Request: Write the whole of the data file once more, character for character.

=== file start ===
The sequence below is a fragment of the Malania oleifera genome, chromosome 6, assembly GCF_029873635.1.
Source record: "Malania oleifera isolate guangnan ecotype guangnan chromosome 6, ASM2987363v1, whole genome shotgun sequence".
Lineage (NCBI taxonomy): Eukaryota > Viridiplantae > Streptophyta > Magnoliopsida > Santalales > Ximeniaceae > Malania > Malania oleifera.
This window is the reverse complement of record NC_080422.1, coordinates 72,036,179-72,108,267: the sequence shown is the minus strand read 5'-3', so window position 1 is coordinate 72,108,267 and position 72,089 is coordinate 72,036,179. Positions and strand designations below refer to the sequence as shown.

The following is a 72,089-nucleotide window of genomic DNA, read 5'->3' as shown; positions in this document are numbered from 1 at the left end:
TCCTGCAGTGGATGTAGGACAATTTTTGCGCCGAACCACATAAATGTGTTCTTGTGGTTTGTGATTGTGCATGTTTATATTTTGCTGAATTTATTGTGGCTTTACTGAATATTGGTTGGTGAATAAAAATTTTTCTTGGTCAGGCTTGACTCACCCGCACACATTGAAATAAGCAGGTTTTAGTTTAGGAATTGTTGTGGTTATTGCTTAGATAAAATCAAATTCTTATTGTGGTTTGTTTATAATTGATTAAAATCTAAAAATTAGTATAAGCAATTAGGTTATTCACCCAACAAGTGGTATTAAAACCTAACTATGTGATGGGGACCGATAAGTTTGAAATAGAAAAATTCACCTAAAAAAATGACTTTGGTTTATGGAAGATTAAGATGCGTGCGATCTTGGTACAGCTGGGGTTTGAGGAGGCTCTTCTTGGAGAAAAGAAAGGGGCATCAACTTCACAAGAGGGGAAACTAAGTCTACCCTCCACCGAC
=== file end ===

The sequence below is a fragment of the Malania oleifera genome, chromosome 6, assembly GCF_029873635.1.
Source record: "Malania oleifera isolate guangnan ecotype guangnan chromosome 6, ASM2987363v1, whole genome shotgun sequence".
Lineage (NCBI taxonomy): Eukaryota > Viridiplantae > Streptophyta > Magnoliopsida > Santalales > Ximeniaceae > Malania > Malania oleifera.
This window is the reverse complement of record NC_080422.1, coordinates 72,036,179-72,108,267: the sequence shown is the minus strand read 5'-3', so window position 1 is coordinate 72,108,267 and position 72,089 is coordinate 72,036,179. Positions and strand designations below refer to the sequence as shown.

The following is a 72,089-nucleotide window of genomic DNA, read 5'->3' as shown; positions in this document are numbered from 1 at the left end:
TCCTGCAGTGGATGTAGGACAATTTTTGCGCCGAACCACATAAATGTGTTCTTGTGGTTTGTGATTGTGCATGTTTATATTTTGCTGAATTTATTGTGGCTTTACTGAATATTGGTTGGTGAATAAAAATTTTTCTTGGTCAGGCTTGACTCACCCGCACACATTGAAATAAGCAGGTTTTAGTTTAGGAATTGTTGTGGTTATTGCTTAGATAAAATCAAATTCTTATTGTGGTTTGTTTATAATTGATTAAAATCTAAAAATTAGTATAAGCAATTAGGTTATTCACCCAACAAGTGGTATTAAAACCTAACTATGTGATGGGGACCGATAAGTTTGAAATAGAAAAATTCACCTAAAAAAATGACTTTGGTTTATGGAAGATTAAGATGCGTGCGATCTTGGTACAGCTGGGGTTTGAGGAGGCTCTTCTTGGAGAAAAGAAAGGGGCATCAACTTCACAAGAGGGGAAACTAAGTCTACCCTCCACCGAC